AP NEWS

John Dingell dies at 92

February 8, 2019

The longest-serving member in the history of the U.S. House died Thursday evening in hospice care.

Former Rep. John Dingell, Michigan Democrat, was 92.

Mr. Dingell’s death was confirmed to the Detroit News by his wife Debbie. That he was in hospice care with terminal prostate cancer was reported Wednesday.

In his last public message Wednesday evening, Mr. Dingell said his wife didn’t want him on social-media at such a time but “after long negotiations we’ve worked out a deal where she’ll keep up with Twitter for me as I dictate the messages.”

“I want to thank you all for your incredibly kind words and prayers. You’re not done with me just yet,” he wrote.

The Lovely Deborah is insisting I rest and stay off here, but after long negotiations we’ve worked out a deal where she’ll keep up with Twitter for me as I dictate the messages. I want to thank you all for your incredibly kind words and prayers. You’re not done with me just yet. John Dingell (@JohnDingell) February 6, 2019

Mrs. Dingell took over her husbands seat in 2014 when, at the age of 88, he retired rather than seek a 30th full term. The seat had been held by Mr. Dingell’s father John Sr., from the 1932 Democratic sweep led by President Franklin D. Roosevelt until his death in 1955, at which point the son won a special election and held the seat for almost 60 years.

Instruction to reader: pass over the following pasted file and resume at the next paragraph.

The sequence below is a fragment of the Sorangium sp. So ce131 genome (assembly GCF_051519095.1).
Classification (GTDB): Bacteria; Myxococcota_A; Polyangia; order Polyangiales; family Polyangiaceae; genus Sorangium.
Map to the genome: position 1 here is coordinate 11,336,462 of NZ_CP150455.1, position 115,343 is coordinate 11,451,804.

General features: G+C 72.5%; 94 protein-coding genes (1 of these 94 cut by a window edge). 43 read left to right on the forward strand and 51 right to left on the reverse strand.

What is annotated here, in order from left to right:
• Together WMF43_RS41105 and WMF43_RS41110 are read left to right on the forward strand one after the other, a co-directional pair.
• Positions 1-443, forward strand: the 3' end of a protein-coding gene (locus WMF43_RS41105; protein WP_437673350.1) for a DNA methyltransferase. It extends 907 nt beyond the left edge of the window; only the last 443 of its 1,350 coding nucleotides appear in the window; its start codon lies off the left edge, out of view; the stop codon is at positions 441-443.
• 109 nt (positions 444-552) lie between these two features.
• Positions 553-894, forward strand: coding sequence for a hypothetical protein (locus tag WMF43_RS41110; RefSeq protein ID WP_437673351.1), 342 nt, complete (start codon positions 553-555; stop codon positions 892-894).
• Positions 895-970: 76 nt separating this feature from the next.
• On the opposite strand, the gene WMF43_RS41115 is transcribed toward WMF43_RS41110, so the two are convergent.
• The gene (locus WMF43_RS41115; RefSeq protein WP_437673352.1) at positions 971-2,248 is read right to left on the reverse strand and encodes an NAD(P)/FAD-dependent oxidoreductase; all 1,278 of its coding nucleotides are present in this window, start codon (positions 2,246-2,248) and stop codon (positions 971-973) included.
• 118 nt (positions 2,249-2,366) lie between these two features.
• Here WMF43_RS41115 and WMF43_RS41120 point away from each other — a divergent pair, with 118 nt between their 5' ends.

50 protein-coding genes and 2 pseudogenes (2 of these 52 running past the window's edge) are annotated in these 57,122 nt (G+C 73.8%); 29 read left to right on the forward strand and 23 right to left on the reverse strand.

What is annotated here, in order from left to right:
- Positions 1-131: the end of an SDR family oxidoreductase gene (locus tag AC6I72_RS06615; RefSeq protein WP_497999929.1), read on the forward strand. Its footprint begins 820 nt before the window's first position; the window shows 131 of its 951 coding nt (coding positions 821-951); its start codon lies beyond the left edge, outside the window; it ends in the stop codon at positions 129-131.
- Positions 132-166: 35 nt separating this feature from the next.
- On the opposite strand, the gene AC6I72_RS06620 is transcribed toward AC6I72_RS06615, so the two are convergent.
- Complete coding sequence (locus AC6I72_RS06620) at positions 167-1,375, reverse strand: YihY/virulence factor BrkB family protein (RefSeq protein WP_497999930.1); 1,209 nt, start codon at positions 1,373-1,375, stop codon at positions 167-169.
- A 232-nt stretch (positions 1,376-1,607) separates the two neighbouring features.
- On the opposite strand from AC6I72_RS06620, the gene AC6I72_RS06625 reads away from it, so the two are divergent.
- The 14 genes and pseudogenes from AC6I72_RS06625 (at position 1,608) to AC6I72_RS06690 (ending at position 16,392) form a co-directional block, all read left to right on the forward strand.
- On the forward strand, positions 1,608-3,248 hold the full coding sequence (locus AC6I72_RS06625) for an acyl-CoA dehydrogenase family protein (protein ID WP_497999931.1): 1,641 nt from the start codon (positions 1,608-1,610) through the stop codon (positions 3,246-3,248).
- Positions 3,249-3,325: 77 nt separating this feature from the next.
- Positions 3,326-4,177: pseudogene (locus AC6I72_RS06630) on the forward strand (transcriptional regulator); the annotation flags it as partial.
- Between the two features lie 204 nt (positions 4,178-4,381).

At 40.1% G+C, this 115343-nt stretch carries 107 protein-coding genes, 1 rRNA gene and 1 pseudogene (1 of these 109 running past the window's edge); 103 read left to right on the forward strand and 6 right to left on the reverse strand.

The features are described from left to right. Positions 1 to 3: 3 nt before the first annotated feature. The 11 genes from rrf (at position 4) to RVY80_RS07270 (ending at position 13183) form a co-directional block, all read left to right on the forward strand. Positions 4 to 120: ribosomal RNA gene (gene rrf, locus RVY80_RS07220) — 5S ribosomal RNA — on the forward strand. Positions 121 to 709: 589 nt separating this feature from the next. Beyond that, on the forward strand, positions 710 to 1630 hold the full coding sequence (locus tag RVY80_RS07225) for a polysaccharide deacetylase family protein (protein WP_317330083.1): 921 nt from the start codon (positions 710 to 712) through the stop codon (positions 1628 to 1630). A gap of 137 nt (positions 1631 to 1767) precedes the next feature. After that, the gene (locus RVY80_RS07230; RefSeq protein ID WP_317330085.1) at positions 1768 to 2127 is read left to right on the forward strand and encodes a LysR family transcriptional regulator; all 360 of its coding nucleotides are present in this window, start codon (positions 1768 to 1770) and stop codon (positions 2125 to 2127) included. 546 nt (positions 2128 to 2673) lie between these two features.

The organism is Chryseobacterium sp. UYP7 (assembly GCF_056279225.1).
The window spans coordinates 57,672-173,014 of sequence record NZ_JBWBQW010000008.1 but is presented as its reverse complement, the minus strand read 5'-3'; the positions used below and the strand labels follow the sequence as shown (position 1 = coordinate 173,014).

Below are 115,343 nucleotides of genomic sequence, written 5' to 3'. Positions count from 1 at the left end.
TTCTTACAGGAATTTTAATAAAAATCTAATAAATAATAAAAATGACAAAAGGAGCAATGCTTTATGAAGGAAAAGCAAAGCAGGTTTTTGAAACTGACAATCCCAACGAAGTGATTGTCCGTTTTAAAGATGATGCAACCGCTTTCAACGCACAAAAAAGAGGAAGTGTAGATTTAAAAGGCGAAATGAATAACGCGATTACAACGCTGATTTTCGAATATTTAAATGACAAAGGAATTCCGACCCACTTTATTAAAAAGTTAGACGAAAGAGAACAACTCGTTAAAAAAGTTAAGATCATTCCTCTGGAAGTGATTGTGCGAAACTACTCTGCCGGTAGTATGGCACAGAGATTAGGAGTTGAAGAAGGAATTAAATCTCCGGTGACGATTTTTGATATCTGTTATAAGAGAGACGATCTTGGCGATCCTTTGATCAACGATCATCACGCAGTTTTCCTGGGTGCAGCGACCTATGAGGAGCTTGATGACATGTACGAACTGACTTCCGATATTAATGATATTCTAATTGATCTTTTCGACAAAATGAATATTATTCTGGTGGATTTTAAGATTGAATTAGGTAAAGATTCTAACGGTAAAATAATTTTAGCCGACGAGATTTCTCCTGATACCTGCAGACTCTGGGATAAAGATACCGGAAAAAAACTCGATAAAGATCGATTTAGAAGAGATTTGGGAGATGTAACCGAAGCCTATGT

The younger Mr. Dingell, who reached the rank of second lieutenant in the Army during World War II and was one of the last two veterans of that war serving in the Congress, was known for his advocacy for organized labor, for a national health-insurance system.

Mr. Dingell was also one of the last of a certain sort of lawmaker that was once the base of the Democratic Party a moderate representing a largely Catholic, working-class district. He would regularly get an A-rating from the National Rifle Association, opposed mandatory busing for racial integration, and had a moderate position on abortion and the public funding thereof.

But he also played a key role in the passage of Medicare under President Lyndon B. Johnson “It’s hard to believe that there was once noSocial SecurityorMedicare,” he said.

He jealously guarded Congressional power, regularly conducting vigorous oversight of the executive branch, especially on matters related to energy and the environment.

Despite his close ties with the automotive industry, his voting records were regularly graded highly by groups such as the League of Conservation Voters. Nevertheless, in 2009, he lost his chairmanship of the Energy and Commerce Committee to a different sort of Democrat Rep. Henry Waxman of California over his resistance to environmental regulations that would hurt the auto industry.

Mr. Dingell has four children from his first marriage to Helen Henebry.